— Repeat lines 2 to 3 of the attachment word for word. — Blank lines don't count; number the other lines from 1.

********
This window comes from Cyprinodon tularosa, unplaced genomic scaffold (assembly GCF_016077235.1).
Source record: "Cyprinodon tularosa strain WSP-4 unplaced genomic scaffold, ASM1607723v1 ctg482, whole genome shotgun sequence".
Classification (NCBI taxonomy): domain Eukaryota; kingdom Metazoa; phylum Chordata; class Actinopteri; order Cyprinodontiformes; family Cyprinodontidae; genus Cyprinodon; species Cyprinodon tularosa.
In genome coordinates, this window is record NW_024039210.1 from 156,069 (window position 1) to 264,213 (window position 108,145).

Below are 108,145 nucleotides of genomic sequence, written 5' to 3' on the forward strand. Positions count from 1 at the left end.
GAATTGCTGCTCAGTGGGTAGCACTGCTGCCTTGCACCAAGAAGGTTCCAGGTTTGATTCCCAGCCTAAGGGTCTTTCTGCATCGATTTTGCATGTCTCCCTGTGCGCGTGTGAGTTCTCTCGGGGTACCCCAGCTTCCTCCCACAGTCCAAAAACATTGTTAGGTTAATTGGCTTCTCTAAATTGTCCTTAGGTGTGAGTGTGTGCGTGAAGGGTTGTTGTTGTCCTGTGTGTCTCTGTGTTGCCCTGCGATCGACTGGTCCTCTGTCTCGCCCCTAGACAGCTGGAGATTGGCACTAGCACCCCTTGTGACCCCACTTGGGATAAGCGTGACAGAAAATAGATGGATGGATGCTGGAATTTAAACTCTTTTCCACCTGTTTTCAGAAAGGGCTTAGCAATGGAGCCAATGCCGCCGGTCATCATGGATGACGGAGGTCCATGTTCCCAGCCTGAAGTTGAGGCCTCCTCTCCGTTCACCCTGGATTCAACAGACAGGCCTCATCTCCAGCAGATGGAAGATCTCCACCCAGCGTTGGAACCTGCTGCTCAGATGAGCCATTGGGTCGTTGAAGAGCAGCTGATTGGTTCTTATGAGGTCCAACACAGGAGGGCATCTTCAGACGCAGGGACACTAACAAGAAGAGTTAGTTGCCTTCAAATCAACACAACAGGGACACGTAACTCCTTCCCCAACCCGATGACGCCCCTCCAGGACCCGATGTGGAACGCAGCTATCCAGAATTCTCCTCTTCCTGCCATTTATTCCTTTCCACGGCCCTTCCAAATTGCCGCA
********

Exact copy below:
Source record: "Cyprinodon tularosa strain WSP-4 unplaced genomic scaffold, ASM1607723v1 ctg482, whole genome shotgun sequence".
Classification (NCBI taxonomy): domain Eukaryota; kingdom Metazoa; phylum Chordata; class Actinopteri; order Cyprinodontiformes; family Cyprinodontidae; genus Cyprinodon; species Cyprinodon tularosa.